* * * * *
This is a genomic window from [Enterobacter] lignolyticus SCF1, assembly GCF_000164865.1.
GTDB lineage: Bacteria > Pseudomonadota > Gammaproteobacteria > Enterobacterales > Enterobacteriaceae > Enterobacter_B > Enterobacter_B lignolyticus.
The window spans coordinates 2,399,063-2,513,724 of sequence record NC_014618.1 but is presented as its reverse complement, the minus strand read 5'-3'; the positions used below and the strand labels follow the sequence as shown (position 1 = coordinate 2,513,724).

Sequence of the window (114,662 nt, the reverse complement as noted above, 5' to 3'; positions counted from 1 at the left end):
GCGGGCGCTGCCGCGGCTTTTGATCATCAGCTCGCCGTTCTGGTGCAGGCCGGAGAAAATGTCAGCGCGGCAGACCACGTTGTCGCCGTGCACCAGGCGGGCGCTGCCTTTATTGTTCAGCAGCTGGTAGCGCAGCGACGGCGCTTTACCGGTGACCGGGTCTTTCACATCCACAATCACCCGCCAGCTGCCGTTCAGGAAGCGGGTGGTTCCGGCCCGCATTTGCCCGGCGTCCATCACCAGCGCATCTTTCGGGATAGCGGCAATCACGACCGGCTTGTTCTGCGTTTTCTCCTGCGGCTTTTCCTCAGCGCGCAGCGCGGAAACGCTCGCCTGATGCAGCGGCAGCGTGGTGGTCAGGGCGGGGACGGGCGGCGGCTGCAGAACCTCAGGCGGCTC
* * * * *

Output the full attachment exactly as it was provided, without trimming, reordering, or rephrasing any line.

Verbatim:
This is a genomic window from [Enterobacter] lignolyticus SCF1, assembly GCF_000164865.1.
GTDB lineage: Bacteria > Pseudomonadota > Gammaproteobacteria > Enterobacterales > Enterobacteriaceae > Enterobacter_B > Enterobacter_B lignolyticus.
The window spans coordinates 2,399,063-2,513,724 of sequence record NC_014618.1 but is presented as its reverse complement, the minus strand read 5'-3'; the positions used below and the strand labels follow the sequence as shown (position 1 = coordinate 2,513,724).

Sequence of the window (114,662 nt, the reverse complement as noted above, 5' to 3'; positions counted from 1 at the left end):
GCGGGCGCTGCCGCGGCTTTTGATCATCAGCTCGCCGTTCTGGTGCAGGCCGGAGAAAATGTCAGCGCGGCAGACCACGTTGTCGCCGTGCACCAGGCGGGCGCTGCCTTTATTGTTCAGCAGCTGGTAGCGCAGCGACGGCGCTTTACCGGTGACCGGGTCTTTCACATCCACAATCACCCGCCAGCTGCCGTTCAGGAAGCGGGTGGTTCCGGCCCGCATTTGCCCGGCGTCCATCACCAGCGCATCTTTCGGGATAGCGGCAATCACGACCGGCTTGTTCTGCGTTTTCTCCTGCGGCTTTTCCTCAGCGCGCAGCGCGGAAACGCTCGCCTGATGCAGCGGCAGCGTGGTGGTCAGGGCGGGGACGGGCGGCGGCTGCAGAACCTCAGGCGGCTC